Wednesday, December 15, 2010

Remembering Pictures Colored With Crayon

My mother passed away ten years ago. Yesterday a friend reminded me of a post I wrote some time ago. It was written ten years ago on a cold December day back the lane on the farm on Neff Road. A piece not just for our family but an observation, a lesson learned from a woman who loved children. For you, Mom.

As you descended the stairway to the basement, you were surrounded by a gallery of art ranging from the simplest scratched lines of a toddler to the neatly colored pages of an older child. Even teens enjoyed a step back in time to color another page for the gallery they had visited in their younger years. Each page was a treasure to her. No piece was ever thrown away.

Eventually, each found its way into her coloring notebook. Saved for the child? I think not. I believe they were treasures from these children she loved. She understood that even a simple line was an effort to be recognized.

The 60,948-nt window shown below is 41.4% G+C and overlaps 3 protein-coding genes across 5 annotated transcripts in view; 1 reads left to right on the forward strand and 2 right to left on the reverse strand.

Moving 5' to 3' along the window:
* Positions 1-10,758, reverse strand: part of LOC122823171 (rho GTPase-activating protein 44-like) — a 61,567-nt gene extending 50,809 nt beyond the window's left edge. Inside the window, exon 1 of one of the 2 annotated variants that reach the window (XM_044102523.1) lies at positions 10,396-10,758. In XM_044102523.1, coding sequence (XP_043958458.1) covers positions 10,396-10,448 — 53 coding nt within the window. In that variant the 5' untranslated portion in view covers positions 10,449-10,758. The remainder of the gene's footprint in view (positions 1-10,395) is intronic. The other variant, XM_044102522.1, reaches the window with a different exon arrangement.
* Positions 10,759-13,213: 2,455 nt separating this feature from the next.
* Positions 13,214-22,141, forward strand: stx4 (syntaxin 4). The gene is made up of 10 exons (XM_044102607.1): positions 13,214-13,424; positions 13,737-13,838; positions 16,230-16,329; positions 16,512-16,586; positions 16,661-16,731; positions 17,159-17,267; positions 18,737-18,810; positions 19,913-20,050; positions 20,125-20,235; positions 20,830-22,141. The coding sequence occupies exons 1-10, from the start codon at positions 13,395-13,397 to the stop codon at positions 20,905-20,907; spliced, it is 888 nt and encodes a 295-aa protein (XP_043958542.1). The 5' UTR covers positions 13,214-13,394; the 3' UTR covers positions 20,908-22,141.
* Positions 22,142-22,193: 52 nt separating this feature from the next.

He stood alone at her casket with his arms at his sides. Connor was the youngest great grandchild before Sydney joined the pack. I knelt down to comfort him and saw the tears streaming down his face, dripping from his chin. I hugged him a moment before he disappeared into the "family" room where he stayed most of the day.

It was almost time to leave when I walked to the casket one more time. There atop the soft, cream coverlet laid a picture Connor had spent the day drawing for Grandma. Following his example, each of the great grandchildren lovingly drew a picture to accompany Mom on her journey. Sydney's consisted of a few scribbled lines and her hand print, a baby's signature.

My mother knew that even the simplest effort deserves recognition. Be it large or small, success or failure, between the lines or freestyle, it is worth praise.

We are a variety of people who dress differently, who think differently, who have different histories. We are each unique yet reside in the same notebook.

I looked at the flowers surrounding my mother and thought, "They should all have been pictures colored with crayon."

1 comment:

  1. When my in-laws passed away, several of the grandchildren and great-grandchildren colored pictures, and we put them in the casket. I think it's a lovely way for children to say good-bye.